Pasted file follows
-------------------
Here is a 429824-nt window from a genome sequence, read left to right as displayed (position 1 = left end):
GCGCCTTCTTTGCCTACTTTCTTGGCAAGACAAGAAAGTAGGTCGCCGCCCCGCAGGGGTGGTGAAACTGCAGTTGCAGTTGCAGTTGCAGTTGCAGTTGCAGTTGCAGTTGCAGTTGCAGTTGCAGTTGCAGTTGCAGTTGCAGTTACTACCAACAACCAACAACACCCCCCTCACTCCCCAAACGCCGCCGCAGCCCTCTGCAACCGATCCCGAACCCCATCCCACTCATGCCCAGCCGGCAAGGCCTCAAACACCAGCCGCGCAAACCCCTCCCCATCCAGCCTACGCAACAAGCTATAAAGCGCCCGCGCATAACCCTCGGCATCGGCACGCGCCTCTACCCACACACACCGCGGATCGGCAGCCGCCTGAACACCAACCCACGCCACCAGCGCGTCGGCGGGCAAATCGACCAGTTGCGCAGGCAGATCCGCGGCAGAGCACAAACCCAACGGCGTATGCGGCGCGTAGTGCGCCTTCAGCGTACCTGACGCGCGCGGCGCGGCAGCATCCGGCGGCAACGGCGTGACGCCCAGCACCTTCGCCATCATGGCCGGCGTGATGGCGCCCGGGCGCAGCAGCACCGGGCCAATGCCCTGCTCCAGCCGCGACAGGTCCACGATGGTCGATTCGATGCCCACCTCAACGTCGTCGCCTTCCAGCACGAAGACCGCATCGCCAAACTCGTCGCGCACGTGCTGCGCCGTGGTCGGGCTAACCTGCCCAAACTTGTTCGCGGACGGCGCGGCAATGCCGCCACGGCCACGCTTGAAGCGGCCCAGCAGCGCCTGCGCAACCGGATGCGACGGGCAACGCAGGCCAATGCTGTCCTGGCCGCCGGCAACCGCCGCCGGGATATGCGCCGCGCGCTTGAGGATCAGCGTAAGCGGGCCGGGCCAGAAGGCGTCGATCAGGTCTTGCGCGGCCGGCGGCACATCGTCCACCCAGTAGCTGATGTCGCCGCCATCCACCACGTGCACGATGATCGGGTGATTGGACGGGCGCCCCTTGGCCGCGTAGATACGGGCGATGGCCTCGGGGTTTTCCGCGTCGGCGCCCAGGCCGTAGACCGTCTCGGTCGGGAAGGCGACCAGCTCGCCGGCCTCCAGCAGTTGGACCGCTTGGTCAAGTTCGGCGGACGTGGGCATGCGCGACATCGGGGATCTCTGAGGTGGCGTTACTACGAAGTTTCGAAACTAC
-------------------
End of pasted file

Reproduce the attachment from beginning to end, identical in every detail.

Here is a 429824-nt window from a genome sequence, read left to right as displayed (position 1 = left end):
GCGCCTTCTTTGCCTACTTTCTTGGCAAGACAAGAAAGTAGGTCGCCGCCCCGCAGGGGTGGTGAAACTGCAGTTGCAGTTGCAGTTGCAGTTGCAGTTGCAGTTGCAGTTGCAGTTGCAGTTGCAGTTGCAGTTGCAGTTGCAGTTACTACCAACAACCAACAACACCCCCCTCACTCCCCAAACGCCGCCGCAGCCCTCTGCAACCGATCCCGAACCCCATCCCACTCATGCCCAGCCGGCAAGGCCTCAAACACCAGCCGCGCAAACCCCTCCCCATCCAGCCTACGCAACAAGCTATAAAGCGCCCGCGCATAACCCTCGGCATCGGCACGCGCCTCTACCCACACACACCGCGGATCGGCAGCCGCCTGAACACCAACCCACGCCACCAGCGCGTCGGCGGGCAAATCGACCAGTTGCGCAGGCAGATCCGCGGCAGAGCACAAACCCAACGGCGTATGCGGCGCGTAGTGCGCCTTCAGCGTACCTGACGCGCGCGGCGCGGCAGCATCCGGCGGCAACGGCGTGACGCCCAGCACCTTCGCCATCATGGCCGGCGTGATGGCGCCCGGGCGCAGCAGCACCGGGCCAATGCCCTGCTCCAGCCGCGACAGGTCCACGATGGTCGATTCGATGCCCACCTCAACGTCGTCGCCTTCCAGCACGAAGACCGCATCGCCAAACTCGTCGCGCACGTGCTGCGCCGTGGTCGGGCTAACCTGCCCAAACTTGTTCGCGGACGGCGCGGCAATGCCGCCACGGCCACGCTTGAAGCGGCCCAGCAGCGCCTGCGCAACCGGATGCGACGGGCAACGCAGGCCAATGCTGTCCTGGCCGCCGGCAACCGCCGCCGGGATATGCGCCGCGCGCTTGAGGATCAGCGTAAGCGGGCCGGGCCAGAAGGCGTCGATCAGGTCTTGCGCGGCCGGCGGCACATCGTCCACCCAGTAGCTGATGTCGCCGCCATCCACCACGTGCACGATGATCGGGTGATTGGACGGGCGCCCCTTGGCCGCGTAGATACGGGCGATGGCCTCGGGGTTTTCCGCGTCGGCGCCCAGGCCGTAGACCGTCTCGGTCGGGAAGGCGACCAGCTCGCCGGCCTCCAGCAGTTGGACCGCTTGGTCAAGTTCGGCGGACGTGGGCATGCGCGACATCGGGGATCTCTGAGGTGGCGTTACTACGAAGTTTCGAAACTAC